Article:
Lori Holloway, CALT

Andrew Morgan, CALT Ashley National Myers, CALT Sara Ralstin, CALT Marissa Rodriguez, CALT

GREEN TECH LEADERS

Clayton Gregory, CALT

MCBRIDE LIGHTING, INC.

Zach Cabell-Kluch, CALT Michael Keisling, CALT

PEARLWIND LLC

Hilary Papaleo, CALT

SITELOGIQ

Sergio Davila, CALT Noah Edwards

SUPERIOR LIGHTING INC.

Mike Merrick, CALT

TRC COMPANIES, INC.

Stephanie Jaramillo, CALT Brandon On, CALT

WILDAN ENERGY SOLUTIONS

Elliott Gelpis, CALT

Garry W. Smith, II, CALT Ben Altman, CALT

William Andrews, IV, CALT Robert Petillo, CALT

Luis R. Rivera-Sanchez, CALT Shubham Salunkhe, CALT Karina Sandoval Sanchez, CALT Janik Somaiya, CALT

YESCO

Greg Renner, CALT INDEPENDENT

Edward D. Behn, CALT Angela Blaize, CALT Shawn Gregory Bowman, Jr., CALT Wilmer Cabrera, CALT Brad Copp, CALT Marlon Daniels, CALT Jose Mario Gonzalez, CALT Julian Harris-Taylor, CALT Peter Hartfiel, CALT Mark Higgins, CALT Luis D. Lozada, CALT Deepak Sai Mahabashyam, CALT Allasia Mcpherson, CALT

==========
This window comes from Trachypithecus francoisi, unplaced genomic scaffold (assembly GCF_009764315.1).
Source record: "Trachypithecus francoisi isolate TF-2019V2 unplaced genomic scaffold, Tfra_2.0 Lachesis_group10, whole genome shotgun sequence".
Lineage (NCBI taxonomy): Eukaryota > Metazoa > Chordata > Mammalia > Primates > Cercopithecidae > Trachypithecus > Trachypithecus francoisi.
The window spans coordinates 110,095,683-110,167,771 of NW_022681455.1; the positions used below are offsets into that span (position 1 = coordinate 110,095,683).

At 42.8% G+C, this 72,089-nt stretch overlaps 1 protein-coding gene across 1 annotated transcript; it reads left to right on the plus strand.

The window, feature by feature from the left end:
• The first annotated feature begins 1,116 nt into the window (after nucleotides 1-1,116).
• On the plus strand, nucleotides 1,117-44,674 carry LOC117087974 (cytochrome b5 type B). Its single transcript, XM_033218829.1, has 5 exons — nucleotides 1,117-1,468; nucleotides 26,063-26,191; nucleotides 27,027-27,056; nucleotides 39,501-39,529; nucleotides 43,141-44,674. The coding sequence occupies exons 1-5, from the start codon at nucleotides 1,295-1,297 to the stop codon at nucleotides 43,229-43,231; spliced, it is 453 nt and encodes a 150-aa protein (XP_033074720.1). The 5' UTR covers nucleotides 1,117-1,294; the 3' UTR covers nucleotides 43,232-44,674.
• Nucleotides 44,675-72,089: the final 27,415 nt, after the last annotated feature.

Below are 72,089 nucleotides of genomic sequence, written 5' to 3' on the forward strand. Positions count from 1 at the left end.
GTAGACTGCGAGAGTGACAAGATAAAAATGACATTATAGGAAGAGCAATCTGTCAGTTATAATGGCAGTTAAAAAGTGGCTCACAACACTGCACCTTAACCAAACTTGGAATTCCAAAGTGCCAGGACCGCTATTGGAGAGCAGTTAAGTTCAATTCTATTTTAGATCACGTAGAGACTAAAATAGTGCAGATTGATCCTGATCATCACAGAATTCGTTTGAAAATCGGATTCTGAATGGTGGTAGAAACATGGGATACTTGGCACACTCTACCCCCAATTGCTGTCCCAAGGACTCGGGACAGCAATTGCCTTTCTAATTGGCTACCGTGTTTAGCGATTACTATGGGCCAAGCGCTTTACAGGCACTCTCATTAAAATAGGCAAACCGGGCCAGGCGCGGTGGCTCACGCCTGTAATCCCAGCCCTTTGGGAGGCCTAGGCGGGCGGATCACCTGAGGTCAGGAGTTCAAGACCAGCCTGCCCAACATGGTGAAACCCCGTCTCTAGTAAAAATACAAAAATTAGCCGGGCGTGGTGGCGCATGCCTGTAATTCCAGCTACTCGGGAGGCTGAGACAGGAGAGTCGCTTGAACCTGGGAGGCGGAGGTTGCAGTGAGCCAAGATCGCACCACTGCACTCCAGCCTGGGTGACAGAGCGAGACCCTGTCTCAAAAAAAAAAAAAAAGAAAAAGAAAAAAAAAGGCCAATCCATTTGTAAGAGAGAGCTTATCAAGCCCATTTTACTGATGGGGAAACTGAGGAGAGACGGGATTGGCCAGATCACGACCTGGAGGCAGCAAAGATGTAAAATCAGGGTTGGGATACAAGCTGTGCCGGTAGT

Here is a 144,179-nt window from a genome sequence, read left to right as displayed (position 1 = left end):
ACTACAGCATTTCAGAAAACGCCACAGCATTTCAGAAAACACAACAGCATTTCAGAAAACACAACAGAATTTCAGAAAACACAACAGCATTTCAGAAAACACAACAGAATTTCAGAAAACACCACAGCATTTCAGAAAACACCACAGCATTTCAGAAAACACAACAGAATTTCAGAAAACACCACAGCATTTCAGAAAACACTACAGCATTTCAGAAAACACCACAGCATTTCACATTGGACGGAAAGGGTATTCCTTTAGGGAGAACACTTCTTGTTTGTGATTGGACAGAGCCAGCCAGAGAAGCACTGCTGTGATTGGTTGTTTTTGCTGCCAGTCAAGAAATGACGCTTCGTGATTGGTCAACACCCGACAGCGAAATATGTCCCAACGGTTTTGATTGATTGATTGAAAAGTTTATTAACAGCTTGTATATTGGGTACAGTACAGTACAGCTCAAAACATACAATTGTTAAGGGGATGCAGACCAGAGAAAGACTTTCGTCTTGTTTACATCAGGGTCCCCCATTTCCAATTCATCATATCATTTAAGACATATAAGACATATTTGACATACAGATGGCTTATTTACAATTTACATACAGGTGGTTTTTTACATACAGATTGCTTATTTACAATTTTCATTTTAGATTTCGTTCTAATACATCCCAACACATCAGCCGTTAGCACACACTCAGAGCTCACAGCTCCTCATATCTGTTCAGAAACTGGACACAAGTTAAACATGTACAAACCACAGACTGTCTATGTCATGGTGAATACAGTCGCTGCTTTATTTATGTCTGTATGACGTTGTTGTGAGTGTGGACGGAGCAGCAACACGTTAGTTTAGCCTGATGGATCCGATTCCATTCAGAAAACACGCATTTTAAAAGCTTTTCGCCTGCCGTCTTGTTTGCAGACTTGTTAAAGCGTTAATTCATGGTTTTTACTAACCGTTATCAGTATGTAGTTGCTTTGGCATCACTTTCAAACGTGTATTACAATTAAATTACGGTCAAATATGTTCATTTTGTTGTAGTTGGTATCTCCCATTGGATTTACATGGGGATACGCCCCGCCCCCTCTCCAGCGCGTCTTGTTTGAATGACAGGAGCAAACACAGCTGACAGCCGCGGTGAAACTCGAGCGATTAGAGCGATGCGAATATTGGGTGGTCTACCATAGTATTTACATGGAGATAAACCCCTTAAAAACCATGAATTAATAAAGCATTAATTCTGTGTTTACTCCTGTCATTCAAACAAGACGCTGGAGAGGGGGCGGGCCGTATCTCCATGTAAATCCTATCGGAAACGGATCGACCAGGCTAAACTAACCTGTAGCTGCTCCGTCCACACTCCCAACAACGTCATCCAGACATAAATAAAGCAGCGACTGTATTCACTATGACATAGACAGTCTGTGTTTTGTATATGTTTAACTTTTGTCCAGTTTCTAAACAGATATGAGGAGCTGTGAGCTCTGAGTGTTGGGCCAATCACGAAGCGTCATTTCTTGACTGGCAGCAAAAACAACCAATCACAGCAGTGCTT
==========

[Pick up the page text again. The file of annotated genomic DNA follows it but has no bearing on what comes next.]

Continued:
Alexander Carter Miller, CALT Ryan Primm, CALT

Nathan Sheward, CALT Amresh Sieunarine, CALT Adrian I. Tabullo, CALT

Destiny Anne Tafoya, CALT Sarah Velez, CALT

Anthony Williams, CALT

CERTIFIED SENIOR LIGHTING TECHNICIAN ™ (CSLT ™ )

ENERGY MANAGEMENT COLLABORATIVE

Rosen Slavov, CSLT

FACILITY SOLUTIONS GROUP

NATIONAL ACCOUNTS Forrest Sprague, CSLT

SUPERIOR LIGHTING INC. Dan Irons, CSLT

VIVID LIGHTING SOLUTIONS

Andre McMurray, CSLT

INDEPENDENT

Peter Dalbey, CSLT

Lathan Franey, CSLT Jimmy D. Malone, CSLT Billy P. Mason, CSLT Donavan T. Rekdahl, CSLT

NEW CERTIFIED LIGHTING CONTROLS

PROFESSIONAL ® (CLCP ™ )

GRAYBAR ELECTRIC Matt Gilber tson, CLCP

POWERDESIGN

Maria Sapene, CLCP

GRAYBAR Carly A. Quezada, CLCP

SESCO Lighting ATL Rachel Mentzer, CLCP

THE LIGHTING GROUP